One of the strongest arguments against legalising assisted suicide is that vulnerable people might feel pressure to end their lives so as not to be a burden to others.
Another strong argument is that those who might stand to gain from their deaths, financially or otherwise, could encourage or assist them to kill themselves or simply not stand in their way.
I was most interested therefore to read this story from Australia reported by Michael Cook on Bioedge this morning.
We are not given many details, and the man convicted would doubtless argue that he was 'wholly motivated by compassion', but it seems the judge thought otherwise.
The fact that the notorious Philip Nitschke thought the sentence 'harsh' was perhaps not unpredictable.
Unlike in Australia, assisting or encouraging a suicide in Britain carries only a discretionary sentence up to fourteen years and there have been no prosecutions resulting from the last 40 cases referred to the Director of Public Prosecutions (DPP).
Perhaps we in Britain should be being a little more suspicious.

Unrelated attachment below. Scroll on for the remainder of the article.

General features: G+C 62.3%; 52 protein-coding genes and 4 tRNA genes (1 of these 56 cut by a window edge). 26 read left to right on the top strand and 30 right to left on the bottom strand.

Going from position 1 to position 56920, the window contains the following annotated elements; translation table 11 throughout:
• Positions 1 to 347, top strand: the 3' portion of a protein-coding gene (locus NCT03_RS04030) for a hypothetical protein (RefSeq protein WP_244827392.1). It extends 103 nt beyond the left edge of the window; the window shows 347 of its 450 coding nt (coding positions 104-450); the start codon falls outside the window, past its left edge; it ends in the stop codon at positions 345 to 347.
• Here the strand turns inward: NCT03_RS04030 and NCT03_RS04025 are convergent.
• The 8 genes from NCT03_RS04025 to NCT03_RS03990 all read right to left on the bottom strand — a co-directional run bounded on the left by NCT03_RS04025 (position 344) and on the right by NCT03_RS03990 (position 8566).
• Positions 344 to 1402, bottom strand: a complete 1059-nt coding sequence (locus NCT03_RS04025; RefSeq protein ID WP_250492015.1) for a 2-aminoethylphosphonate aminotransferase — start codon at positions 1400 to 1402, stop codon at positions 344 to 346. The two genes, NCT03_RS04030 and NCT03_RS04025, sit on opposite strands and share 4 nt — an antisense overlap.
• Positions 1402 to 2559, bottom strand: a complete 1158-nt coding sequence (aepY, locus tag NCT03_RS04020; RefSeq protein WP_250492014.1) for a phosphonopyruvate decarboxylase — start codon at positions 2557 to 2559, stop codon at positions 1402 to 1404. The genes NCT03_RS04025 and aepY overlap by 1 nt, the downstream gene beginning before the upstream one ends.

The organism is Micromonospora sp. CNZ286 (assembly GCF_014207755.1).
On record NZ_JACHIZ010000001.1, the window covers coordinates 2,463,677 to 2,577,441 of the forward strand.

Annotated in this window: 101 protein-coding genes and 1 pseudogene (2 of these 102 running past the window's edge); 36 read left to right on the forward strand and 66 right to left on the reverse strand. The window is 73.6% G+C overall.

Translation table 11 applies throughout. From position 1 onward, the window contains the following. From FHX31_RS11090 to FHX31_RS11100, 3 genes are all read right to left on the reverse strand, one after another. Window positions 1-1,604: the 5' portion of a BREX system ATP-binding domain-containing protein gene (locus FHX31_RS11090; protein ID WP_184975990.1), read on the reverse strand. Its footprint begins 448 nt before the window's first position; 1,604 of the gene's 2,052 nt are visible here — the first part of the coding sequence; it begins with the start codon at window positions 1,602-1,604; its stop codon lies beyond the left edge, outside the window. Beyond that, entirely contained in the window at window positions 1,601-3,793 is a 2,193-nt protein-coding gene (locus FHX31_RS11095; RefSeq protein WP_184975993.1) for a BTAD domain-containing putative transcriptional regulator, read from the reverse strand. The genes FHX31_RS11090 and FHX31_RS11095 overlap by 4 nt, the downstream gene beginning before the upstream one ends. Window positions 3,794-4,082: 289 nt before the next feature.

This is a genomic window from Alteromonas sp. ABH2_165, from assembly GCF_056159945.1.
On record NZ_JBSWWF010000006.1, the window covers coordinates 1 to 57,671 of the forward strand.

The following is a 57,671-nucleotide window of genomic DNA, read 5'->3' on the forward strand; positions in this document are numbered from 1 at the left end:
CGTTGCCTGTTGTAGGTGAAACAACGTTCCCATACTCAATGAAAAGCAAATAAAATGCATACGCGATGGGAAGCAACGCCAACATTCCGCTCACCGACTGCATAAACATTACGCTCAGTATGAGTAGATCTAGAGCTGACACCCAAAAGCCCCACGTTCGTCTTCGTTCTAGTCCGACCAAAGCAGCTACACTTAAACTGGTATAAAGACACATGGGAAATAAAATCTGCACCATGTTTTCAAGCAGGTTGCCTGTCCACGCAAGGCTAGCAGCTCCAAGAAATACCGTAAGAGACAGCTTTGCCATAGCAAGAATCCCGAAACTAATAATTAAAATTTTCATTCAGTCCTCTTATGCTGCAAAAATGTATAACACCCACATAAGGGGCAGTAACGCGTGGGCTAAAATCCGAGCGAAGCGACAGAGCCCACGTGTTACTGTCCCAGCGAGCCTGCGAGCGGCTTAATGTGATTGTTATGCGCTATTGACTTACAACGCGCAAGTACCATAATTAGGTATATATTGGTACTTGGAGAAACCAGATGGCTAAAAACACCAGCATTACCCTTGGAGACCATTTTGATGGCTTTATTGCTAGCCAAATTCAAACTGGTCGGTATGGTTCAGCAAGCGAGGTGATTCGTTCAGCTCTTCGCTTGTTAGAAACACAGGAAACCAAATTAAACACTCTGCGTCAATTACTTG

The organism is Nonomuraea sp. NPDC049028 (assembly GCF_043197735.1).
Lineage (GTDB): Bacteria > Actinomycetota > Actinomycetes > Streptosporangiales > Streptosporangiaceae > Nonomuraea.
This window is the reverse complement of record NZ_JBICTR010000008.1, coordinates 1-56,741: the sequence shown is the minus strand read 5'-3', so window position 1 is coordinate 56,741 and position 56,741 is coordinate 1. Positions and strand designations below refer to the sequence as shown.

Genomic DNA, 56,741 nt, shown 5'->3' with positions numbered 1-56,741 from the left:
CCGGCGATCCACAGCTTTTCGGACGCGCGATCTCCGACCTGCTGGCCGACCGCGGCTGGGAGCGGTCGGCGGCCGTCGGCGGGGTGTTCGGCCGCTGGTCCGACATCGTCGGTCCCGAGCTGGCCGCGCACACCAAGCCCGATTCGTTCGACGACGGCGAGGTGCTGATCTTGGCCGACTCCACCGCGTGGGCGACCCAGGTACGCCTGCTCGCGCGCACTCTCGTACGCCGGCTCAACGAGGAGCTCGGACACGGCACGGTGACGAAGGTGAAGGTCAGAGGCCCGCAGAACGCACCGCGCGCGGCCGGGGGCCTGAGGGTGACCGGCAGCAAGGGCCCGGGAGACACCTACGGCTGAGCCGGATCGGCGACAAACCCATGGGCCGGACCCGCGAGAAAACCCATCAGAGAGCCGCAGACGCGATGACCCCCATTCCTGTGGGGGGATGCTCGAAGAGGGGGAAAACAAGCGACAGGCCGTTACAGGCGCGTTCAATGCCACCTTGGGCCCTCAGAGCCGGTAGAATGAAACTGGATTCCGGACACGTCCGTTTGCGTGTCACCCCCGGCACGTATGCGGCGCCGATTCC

Queensland man jailed over assisted suicide
A Queensland man has become the first to be sentenced to a full-time jail term for assisting a suicide. Merin Nielson, 50, received a six-month sentence for supplying an 76-year-old friend, Frank Ward, with the lethal drug Nembutal in 2009.
Ward had various ailments and was distressed by a decade of looking after his late wife, but was not seriously ill. In 2007, after a minor stroke, he made Nielson, a former school teacher who is studying for a PhD in philosophy, a beneficiary of his will and gave him power of attorney. Nielson appears to have put him in touch with the suicide group Exit International, headed by activist Dr Philip Nitschke.
Finally Ward gave his friend $7,000 to buy the banned drug in Mexico. After Nielson returned, Ward was found dead in his apartment with a suicide note beside him.
Dr Nitschke said the sentence was harsh (although the maximum sentence is life imprisonment). 'The fact remains we are looking at people who are not violent criminals, they are acting out of compassion and love, meeting the full force of the law here, which is simply showing its inflexibility when it comes to this issue,' he said.